The Initiative will be a convening platform for public and private senior-level stakeholders from the ports, shipping, finance, and energy sectors across the energy-maritime value chain.
ICS and IAPH will start activity with governments represented at the CEM, with the objective of advancing the production, export and import of low-carbon fuels.
The governments of Canada and the United Arab Emirates (UAE) confirmed during the CEM meeting in Pittsburgh that they will be among the first countries to back this key initiative, to help accelerate the worlds transition to green fuels and technologies.
Fuel quality problems around the world
2022 was also characterized by fuel contamination issues globally. It all started in Singapore, when on 14 March 2022, MPA Singapore was notified that a number of ships had been supplied with High Sulphur Fuel Oil (HSFO) containing high concentration levels of Chlorinated Organic Compounds (COC) in the Port of Singapore.
On 5 May, MPA updated that the source of the affected HSFO fuel containing high concentration levels of COC, supplied by Glencore and PetroChina, was traced to fuel loaded on a tanker at the Port of Khor Fakkan, United Arab Emirates.
MPA found no evidence that Glencore or PetroChina had intentionally contaminated the HSFO. However, Glencore continued to supply bunkers blended with the fuel purchased that was contaminated with high levels of COC to vessels in the Port of Singapore from 22 March 2022 to 1 April 2022. As a result, MPA decided to suspend Glencore’s Bunkering Licence (Bunker Supplier) for two months with effect from 18 August 2022.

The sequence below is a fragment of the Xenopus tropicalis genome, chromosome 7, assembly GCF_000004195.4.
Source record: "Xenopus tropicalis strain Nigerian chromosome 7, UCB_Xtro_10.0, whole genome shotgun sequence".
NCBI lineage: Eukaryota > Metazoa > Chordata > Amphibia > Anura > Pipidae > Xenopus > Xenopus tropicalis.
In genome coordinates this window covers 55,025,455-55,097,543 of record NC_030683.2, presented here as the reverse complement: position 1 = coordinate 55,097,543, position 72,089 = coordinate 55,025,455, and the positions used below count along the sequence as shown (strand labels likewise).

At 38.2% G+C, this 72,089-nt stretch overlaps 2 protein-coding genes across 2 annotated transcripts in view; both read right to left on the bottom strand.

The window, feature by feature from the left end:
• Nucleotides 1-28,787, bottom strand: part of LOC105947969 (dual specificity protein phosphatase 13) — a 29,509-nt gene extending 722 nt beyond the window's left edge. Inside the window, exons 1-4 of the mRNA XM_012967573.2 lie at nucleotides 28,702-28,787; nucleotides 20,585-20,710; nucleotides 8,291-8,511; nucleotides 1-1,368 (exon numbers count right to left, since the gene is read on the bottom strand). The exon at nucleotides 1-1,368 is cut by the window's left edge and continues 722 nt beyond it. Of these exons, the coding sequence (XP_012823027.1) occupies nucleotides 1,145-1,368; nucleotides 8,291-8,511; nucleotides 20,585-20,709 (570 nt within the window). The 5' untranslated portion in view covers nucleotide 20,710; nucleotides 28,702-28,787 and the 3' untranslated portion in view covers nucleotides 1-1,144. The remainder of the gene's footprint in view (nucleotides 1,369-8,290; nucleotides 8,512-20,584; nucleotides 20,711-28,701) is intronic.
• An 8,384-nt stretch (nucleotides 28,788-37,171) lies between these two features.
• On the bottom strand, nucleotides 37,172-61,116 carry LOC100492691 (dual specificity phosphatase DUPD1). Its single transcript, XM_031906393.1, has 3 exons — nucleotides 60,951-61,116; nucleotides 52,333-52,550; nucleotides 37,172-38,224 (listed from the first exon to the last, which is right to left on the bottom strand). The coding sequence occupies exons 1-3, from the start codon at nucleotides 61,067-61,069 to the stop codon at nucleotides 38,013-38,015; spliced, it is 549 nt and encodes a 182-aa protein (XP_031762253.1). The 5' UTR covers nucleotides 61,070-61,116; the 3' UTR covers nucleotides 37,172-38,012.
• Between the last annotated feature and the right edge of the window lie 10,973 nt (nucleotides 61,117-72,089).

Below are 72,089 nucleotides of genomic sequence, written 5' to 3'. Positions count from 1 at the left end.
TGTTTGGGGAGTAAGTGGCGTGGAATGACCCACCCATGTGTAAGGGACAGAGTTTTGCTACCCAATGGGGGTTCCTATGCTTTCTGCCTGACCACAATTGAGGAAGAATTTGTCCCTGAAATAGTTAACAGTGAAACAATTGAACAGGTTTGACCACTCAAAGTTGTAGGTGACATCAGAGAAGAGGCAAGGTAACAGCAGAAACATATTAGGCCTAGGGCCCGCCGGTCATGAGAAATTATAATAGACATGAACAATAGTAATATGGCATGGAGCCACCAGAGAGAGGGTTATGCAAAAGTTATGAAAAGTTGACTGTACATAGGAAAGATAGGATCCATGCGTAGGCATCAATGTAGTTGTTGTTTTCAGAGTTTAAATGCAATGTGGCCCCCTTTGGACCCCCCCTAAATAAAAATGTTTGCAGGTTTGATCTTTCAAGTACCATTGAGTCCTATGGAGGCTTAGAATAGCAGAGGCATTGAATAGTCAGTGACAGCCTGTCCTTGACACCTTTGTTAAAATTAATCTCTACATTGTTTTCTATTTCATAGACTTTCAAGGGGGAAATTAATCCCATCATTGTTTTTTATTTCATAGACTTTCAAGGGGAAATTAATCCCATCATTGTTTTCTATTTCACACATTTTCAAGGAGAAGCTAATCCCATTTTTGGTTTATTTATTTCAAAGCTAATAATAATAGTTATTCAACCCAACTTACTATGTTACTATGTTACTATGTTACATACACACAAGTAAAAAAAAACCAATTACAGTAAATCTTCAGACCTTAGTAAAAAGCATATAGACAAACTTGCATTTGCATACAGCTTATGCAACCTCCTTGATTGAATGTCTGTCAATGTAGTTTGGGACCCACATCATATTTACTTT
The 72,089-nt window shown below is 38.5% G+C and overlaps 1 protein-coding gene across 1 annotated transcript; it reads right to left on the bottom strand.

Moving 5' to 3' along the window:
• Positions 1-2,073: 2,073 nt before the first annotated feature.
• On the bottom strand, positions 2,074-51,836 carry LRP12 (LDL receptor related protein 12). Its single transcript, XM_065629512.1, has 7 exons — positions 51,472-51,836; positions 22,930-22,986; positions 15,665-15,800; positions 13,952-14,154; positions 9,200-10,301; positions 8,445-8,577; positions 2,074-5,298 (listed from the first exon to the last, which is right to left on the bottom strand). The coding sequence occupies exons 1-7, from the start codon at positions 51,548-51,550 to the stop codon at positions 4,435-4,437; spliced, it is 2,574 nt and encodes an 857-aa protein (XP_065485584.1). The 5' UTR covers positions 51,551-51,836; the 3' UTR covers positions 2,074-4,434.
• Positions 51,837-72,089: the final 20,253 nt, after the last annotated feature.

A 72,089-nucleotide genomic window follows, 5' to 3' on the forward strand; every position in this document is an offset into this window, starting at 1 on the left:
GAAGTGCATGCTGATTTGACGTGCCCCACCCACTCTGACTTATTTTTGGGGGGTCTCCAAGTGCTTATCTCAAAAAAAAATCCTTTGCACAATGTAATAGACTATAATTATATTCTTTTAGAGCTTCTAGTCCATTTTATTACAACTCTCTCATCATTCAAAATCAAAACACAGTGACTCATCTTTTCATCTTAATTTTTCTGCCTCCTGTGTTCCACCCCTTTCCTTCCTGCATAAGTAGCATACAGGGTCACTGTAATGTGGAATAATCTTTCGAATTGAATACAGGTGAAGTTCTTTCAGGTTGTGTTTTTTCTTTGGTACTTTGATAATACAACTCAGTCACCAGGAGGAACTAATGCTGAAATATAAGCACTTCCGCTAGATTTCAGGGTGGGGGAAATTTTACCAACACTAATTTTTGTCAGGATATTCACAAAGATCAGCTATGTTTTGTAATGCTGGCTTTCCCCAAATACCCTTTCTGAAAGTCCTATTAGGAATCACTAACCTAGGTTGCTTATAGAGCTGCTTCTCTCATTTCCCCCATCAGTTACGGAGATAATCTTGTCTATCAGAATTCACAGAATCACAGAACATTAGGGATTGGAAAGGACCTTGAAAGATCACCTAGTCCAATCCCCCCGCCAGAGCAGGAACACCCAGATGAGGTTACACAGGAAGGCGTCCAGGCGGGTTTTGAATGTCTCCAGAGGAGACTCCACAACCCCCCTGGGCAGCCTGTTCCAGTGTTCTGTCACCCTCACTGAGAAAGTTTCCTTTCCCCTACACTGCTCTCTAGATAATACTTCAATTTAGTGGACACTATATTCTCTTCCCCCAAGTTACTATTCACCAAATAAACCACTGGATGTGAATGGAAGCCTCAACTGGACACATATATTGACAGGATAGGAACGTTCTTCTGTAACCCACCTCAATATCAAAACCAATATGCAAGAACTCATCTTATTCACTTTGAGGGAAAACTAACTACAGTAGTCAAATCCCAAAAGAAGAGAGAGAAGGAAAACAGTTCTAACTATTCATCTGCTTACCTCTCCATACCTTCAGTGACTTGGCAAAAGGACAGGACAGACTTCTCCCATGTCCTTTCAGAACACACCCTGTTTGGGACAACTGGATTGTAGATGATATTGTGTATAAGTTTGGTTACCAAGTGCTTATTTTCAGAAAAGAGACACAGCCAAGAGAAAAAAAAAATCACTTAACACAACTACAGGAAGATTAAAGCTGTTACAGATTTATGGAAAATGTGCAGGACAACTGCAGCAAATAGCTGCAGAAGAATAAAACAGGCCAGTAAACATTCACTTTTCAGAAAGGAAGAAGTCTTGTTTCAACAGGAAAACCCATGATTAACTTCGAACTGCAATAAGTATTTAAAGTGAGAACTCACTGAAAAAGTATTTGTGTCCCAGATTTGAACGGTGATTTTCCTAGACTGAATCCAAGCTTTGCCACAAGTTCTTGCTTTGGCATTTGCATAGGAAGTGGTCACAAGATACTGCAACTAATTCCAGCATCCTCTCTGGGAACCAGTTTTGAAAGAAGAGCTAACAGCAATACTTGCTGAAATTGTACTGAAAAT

A few months later, BIMCO, together with the other industry organisations, acquired data on all commercial fuel samples tested by Veritas Petroleum Services (VPS) during 2020. The results showed that Europe and the US seem to have the poorest performance. This is both in relation to sulphur compliance which may lead to increased air pollution, and ISO 8217 quality parameters, which may impact the safety of ships.
The data clearly shows that there are significant problems with the sulphur content of VLSFO in Europe and the US. More than 5.5% of the samples are categorised as only being ‘maybe compliant’, while roughly 1.5% of the samples in Europe and the US are non-compliant. In total, around 7% of the samples had sulphur content which could potentially be non-compliant.
Activity around environmental, social and governance (ESG) and sustainability issues is increasing as governments and citizens exert pressure on businesses to change their ways for the greater good. Shipping is no exception, with many companies and organizations, already making progress in ESG matters, such as the following:
- BIMCO announces collaboration to remove single-use plastic bottles from ships: BIMCO announced a collaboration with Ocean Bottle, in order to support its campaign to remove single-use plastic bottles from ships.
- NYK focuses on ESG management: Speaking on NYK’s 137th anniversary, President Hitoshi Nagasawa stated that in the new medium-term plan the company wants to advance its ESG management.
- MSC reroutes vessels to protect Sri Lanka’s blue whales: MSC decided to adjust course around Sri Lanka to keep away its vessels from endangered blue whales in the area.